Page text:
Obama mourns "shortage of common sense in Washington"

President Obama lamented a "shortage of common sense in Washington" during a speech at a Democratic fundraiser on Sunday afternoon, telling the group of donors in attendance that the "sky is the limit" for America - if only Washington could get its act in order.

Mr. Obama arrived at the fundraiser after delivering a commencement speech at Morehouse College in Atlanta, where he addressed hundreds of "remarkable" graduates, some of whom "have overcome the biggest odds" to obtain their degree.

"It makes you so optimistic about the future of America. There is a spirit of innovation, and a spirit of determination...and you see it in these young people and it just makes you ready to go out there and fight the good fight," he said. "The challenge is that, all too often, that same spirit isn't as evident as it needs to be in Washington. Sometimes you feel as if Washington is impeding rather than advancing the possibilities that these young people represent."

The president said he has been "fairly busy" over the last four years, reciting a list of accomplishments that includes winding down the wars overseas, reforming the healthcare system, pursuing energy independence, and stopping the economic free-fall after a 2008 crisis, among others.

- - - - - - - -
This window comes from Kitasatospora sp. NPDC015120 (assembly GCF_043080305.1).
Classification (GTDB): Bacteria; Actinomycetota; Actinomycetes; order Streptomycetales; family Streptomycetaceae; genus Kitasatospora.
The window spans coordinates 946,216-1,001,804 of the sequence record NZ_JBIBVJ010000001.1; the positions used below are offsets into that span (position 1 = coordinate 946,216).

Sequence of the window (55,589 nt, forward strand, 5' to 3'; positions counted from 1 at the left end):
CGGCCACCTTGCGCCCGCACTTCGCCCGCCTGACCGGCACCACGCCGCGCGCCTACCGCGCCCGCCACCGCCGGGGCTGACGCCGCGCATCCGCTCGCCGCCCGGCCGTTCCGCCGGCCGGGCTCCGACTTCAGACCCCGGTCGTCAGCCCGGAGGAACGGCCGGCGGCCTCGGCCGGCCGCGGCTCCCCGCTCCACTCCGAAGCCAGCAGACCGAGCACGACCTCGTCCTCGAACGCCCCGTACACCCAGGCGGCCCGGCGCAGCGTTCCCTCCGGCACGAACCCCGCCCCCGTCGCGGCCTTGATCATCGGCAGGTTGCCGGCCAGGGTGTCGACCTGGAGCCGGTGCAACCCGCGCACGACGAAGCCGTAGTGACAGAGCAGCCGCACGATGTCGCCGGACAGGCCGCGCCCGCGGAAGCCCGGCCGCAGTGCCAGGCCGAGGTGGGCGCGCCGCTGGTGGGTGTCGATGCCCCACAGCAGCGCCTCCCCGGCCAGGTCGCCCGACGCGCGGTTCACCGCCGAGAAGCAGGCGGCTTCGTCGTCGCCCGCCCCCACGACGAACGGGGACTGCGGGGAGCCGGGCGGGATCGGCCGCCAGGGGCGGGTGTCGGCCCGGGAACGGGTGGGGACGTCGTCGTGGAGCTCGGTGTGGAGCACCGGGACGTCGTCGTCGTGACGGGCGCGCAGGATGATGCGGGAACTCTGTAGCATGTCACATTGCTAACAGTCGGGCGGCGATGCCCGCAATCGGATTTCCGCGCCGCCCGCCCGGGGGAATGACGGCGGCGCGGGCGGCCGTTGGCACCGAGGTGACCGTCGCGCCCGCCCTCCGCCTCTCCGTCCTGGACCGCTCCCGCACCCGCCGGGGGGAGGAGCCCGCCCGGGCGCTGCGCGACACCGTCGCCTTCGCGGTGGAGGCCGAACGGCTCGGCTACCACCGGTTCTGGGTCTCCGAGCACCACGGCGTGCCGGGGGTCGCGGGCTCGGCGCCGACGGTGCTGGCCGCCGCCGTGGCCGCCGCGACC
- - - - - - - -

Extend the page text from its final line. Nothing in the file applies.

"But what I think we're all aware of is that our job is not finished," the president said, "and because of some policies in Washington like the sequester, growth may end up slowing, and we may see once again the job market stall."

The president also stressed there is more work to be done on education, healthcare reform implementation, and infrastructure. He said that, in light of recent bipartisan progress in both houses of Congress, he is "optimistic about our capacity to get immigration reform done."

In his remarks, the president paid particular attention to energy independence and climate change, saying we need to embrace the clean energy sources of the future to ensure that we pass along to our descendants "a planet that isn't in chaos."

"The good news is, every single item that I just mentioned, we've got good common sense solutions that we can implement right now," Mr. Obama said. "The bad news is that there's a shortage of common sense in Washington."

We remain the envy of other nations, the president said, and we could do better still.

But "what's holding us back is a tendency in Washington to put politics ahead of policy, to put the next election ahead of the next generation," he added, "and that mindset is what we need to change." He made no mention of the recent controversies ensnaring his administration that have made so much political hay in recent weeks.

If the nation's leaders can come together around a "non-ideological," fact-based approach to governance, Mr. Obama said, "The sky is the limit. Nothing can stop us."

"Despite sometimes the doom and gloom of what you hear emanating out of Washington," he said, "you should be optimistic about this country. I sure am."